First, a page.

Anaesthesia means ‘loss of sensation’. Medications that cause anaesthesia are called anaesthetics.
Anaesthetics are used during tests and surgical operations to induce sleep, which prevents pain and discomfort and enables a wide range of medical procedures to be performed. Local anaesthetics and general anaesthetics are two commonly used types of anaesthetics.
A local anaesthetic is often used during minor procedures where a small area of the body is numbed and you remain fully conscious.
A general anaesthetic is often used for more serious operations where you will be totally unconscious and unaware of the procedure.
How anaesthetics work
Anaesthetics work by blocking the signals sent along your nerves to your brain. Nerves are bundles of tiny fibres that use chemical and electrical signals to pass information around your body.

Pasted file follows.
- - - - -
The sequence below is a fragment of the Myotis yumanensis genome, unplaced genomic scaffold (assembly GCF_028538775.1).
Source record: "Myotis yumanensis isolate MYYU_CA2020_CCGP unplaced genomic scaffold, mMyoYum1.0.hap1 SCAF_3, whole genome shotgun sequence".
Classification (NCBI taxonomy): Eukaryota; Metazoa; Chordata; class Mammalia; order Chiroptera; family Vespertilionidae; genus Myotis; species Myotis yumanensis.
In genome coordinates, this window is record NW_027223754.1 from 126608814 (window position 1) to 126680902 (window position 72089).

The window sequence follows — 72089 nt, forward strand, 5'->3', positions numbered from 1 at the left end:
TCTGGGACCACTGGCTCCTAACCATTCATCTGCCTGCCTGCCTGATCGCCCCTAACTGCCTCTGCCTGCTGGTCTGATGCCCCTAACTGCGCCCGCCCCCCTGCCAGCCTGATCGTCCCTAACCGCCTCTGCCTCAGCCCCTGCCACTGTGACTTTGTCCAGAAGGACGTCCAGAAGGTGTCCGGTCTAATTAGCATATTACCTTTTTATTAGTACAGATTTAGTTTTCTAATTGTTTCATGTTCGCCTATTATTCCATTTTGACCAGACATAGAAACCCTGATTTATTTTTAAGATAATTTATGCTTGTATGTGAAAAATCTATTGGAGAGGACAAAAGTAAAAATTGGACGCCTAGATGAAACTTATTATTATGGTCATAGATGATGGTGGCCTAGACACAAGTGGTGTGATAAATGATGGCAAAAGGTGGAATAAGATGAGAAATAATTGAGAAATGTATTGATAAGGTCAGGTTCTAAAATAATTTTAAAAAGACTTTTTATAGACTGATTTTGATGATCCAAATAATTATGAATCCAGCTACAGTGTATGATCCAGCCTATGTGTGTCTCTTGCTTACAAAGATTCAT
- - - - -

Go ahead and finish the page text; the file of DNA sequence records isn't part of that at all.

Anaesthetics work by stopping the nerve signals that keep you awake and aware from reaching your brain. During this state of induced sleep, procedures can be carried out without you feeling anything. After the anaesthetic has worn off, the nerve signals will be able to reach your brain, and consciousness and feeling will return.
Types of anaesthesia
As well as local and general anaesthetic, there are a number of other types of anaesthesia. Unlike general anaesthetic, these do not make you unconscious; they stop you feeling pain in a particular area of your body. The different types of anaesthetic are described below.
* Regional anaesthetic - this is a local anaesthetic given to a defined region of your body, usually served by a large nerve bundle (such as your arm), giving numbness or pain relief for deeper operations where more extensive numbness is needed.
* Epidural anaesthetic - a type of regional anaesthetic usually used to numb the lower half of the body and good for pain relief - for example, during labour and childbirth.
* Spinal anaesthetic - a type of regional anaesthetic used to give total numbness lasting...